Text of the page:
Procrastination is the bane of almost everyone's existence. It detracts from productivity, creates unneeded stress, and can lead to missed deadlines. It's just bad all around. However, not many people actually know the cause of procrastination or how to really work against it. But there is a one step solution that will work for everyone struggling with procrastination.


The common misconception is that procrastination is a sign of laziness or disorganization. That's not quite true. Procrastinating doesn't mean you're less productive than your coworkers, although that can be the effect. Procrastination is simply a sign of seeking instant gratification. Would you rather start on that report or watch a cute cat video? In the moment, that choice is pretty simple. Cats are cute and much less boring than typing up a report. You might be aware that starting on the report is better in the long run, but in that second, it is much, much easier to open YouTube.

Because procrastination hinges on instant gratification, people of all kinds can suffer from it. It's not just lazy or unfocused people who fall prey to it. Anyone who would rather watch an adorable dog video than do work can end up procrastinating. But the good news is: there is a simple solution. Just start.

The fastest and most effective way to overcome the procrastination hurdle is to just start working. Give yourself five minutes to get started. After those five minutes, you can take a break and watch all the adorable animal videos you want. But most likely, you'll probably end up finishing whatever you're working on before going back to YouTube.

Simply starting your work will push you past the procrastination barrier. Once you have begun, you'll probably see that the assignment isn't quite as complicated or involved as you imagined it would be. The stress over the project goes away and you can just focus on the work. And if you find it is more involved and complicated, you have time to compose a plan of attack — rather than scrambling at the last minute. Giving yourself even just five minutes to get started creates a psychological chain reaction that pushes you to finish the job.

So next time you find yourself procrastinating, close out of your web browser and open your work. Suck it up for five minutes and you'll probably have that assignment finished in no time.

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NBC

Over the past month, both Haiti and Afghanistan have been pummeled by tragic disasters that left devastation in their wake.

In Haiti, a 7.2 magnitude earthquake erupted, leading over to 2,189 deaths and counting. A few hours later, in Afghanistan, Kabul fell to the Taliban just after U.S. troops had pulled out after 20 years of war.

In many ways, these disasters are both chillingly connected to US interference. The United States invaded Haiti in 1915, ostensibly promising to restore order after a presidential assassination but really intending to preserve the route to the Panama Canal and to defend US creditors, among other reasons.

But the US forces soon realized that they were not able to control the country alone, and so formed an army of Haitian enlistees, powered by US air power and intended to quell Haitian insurrection against US controls. Then, in 1934, the US pulled out on its own, disappointed with how slow progress was going. Haiti's institutions were never really able to rebuild themselves, leaving them immensely vulnerable to natural disasters.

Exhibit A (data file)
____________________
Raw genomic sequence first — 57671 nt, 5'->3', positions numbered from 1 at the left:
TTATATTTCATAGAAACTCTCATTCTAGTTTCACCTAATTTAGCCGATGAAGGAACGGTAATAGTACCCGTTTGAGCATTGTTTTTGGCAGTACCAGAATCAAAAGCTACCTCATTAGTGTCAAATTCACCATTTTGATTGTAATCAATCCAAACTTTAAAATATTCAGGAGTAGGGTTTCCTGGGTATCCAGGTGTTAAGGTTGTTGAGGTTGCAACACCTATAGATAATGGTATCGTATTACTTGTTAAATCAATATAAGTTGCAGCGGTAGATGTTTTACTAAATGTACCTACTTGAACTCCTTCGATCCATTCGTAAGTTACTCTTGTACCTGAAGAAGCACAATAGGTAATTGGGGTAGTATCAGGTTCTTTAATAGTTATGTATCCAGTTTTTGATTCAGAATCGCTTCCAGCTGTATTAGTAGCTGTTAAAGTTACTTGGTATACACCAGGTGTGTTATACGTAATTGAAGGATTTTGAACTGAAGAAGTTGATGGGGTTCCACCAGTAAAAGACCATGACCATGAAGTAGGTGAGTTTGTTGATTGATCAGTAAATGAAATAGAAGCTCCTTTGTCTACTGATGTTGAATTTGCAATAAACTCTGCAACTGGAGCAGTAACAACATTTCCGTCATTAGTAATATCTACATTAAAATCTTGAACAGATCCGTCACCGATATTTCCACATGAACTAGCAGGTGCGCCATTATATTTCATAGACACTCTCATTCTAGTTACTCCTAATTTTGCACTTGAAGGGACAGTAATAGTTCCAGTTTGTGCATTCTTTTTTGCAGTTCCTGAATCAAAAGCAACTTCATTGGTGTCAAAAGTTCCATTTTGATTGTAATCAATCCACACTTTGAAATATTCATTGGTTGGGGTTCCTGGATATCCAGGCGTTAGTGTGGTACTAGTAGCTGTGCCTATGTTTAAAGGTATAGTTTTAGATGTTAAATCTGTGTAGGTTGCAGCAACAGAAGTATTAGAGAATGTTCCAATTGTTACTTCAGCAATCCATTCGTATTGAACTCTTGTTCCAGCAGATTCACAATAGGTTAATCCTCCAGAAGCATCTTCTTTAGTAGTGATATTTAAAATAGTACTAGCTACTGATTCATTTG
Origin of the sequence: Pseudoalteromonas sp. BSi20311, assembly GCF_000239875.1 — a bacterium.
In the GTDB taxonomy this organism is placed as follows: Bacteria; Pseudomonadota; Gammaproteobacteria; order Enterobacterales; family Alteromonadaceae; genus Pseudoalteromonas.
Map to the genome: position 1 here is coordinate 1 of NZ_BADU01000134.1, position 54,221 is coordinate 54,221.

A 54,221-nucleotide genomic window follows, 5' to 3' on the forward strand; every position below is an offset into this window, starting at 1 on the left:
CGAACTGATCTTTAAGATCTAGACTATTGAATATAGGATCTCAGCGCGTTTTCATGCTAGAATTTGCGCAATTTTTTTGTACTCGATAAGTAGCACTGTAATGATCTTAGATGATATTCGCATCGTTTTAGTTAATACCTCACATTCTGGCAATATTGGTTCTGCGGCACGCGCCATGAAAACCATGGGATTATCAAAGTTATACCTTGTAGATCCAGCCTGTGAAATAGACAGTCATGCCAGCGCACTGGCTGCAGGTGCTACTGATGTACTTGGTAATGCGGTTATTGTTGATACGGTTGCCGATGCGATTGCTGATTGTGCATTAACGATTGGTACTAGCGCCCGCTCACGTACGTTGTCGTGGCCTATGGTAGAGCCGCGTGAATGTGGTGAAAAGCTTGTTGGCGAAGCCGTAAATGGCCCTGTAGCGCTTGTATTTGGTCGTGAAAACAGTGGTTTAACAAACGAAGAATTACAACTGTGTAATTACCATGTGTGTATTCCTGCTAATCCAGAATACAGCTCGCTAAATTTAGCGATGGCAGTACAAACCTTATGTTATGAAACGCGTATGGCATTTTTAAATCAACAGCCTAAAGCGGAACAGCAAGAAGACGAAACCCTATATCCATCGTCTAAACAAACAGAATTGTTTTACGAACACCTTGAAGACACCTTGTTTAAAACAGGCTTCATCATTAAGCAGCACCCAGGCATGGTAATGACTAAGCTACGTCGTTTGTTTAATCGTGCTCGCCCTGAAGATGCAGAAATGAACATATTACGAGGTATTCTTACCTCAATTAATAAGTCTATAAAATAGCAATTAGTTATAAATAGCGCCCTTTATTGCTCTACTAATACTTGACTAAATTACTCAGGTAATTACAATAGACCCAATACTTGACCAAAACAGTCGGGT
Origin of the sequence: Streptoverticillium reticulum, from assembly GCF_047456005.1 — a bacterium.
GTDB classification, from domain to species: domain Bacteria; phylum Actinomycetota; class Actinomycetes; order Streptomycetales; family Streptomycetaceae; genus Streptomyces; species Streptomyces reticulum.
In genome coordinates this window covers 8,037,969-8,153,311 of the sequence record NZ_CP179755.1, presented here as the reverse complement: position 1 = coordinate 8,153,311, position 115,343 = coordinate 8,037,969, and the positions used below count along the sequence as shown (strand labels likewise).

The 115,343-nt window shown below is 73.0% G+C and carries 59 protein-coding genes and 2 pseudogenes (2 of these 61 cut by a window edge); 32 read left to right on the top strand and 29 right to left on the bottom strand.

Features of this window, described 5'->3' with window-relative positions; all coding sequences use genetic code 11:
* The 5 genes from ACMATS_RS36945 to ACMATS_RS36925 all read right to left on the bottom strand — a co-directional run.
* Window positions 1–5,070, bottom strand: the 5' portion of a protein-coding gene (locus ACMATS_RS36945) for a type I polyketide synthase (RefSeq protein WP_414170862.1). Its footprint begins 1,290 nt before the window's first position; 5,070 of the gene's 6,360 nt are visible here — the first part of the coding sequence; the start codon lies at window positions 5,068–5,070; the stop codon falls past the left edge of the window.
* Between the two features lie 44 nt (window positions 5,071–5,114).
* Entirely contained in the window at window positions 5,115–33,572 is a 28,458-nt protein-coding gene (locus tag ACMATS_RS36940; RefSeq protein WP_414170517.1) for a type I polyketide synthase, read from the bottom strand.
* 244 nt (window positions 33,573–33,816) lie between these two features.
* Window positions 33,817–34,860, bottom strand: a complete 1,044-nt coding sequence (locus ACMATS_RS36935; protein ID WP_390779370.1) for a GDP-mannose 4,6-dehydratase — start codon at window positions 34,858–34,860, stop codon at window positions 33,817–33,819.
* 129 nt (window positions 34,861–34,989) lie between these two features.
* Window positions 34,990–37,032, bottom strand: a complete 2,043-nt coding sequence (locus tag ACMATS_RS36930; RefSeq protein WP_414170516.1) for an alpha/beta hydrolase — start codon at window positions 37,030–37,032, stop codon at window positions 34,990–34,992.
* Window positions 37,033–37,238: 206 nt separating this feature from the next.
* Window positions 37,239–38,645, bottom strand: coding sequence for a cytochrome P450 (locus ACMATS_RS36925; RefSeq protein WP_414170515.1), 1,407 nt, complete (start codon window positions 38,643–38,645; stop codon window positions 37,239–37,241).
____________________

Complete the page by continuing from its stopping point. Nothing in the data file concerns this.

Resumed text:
Something similar happened in Afghanistan, where the US sent troops and supported an insurgent Afghan army – only to pull out, abandoning the country they left in ruins, with many Afghans supporting the Taliban.

In both cases, defense contractors benefited by far the most from the conflict, making billions in profits while civilians faced fallout and devastation. While the conflicts and circumstances are extremely different and while the US is obviously not solely to blame for either crisis, it's hard not to see the US-based roots of these disasters.

Today, in Haiti and Afghanistan, civilians are facing unimaginable tragedy.

Here are charities offering support in Afghanistan:

1. The International Rescue Committee is looking to raise $10 million to deliver aid directly to Afghanistan

2. CARE is matching donations for an Afghanistan relief fund. They are providing food, shelter, and water to families in need; a donation of $89.50 covers 1 family's emergency needs for a month.

3. Women for Women International is matching donations up to 500,000 for Afghan women, who will be facing unimaginable horrors under Taliban control.


4. AfghanAid offers support for people living in remote regions of Afghanistan.

5. VitalVoices supports female leaders and changemakers and survivors of gender-based violence around the world.

Here are charities offering support in Haiti:

1. Partners in Health has been working with Haiti for a long time, and they work with the Department of Health rather than around them, which is extremely important in a charity.

2. Health Equity International helps run Saint Boniface Hospital, a hospital in Haiti close to the earthquake's epicenter.

3. SOIL is an organization based Haiti, "a local organization with a track record of supporting after natural disasters." They are distributing hygiene kits and provisions on the ground to hospitals and to victims of the earthquake.

4. Hope for Haiti has been working in emergency response in Haiti for three decades, and their team is comprised of people who live and work in Haiti. They focus on supporting children and people in need across Haiti.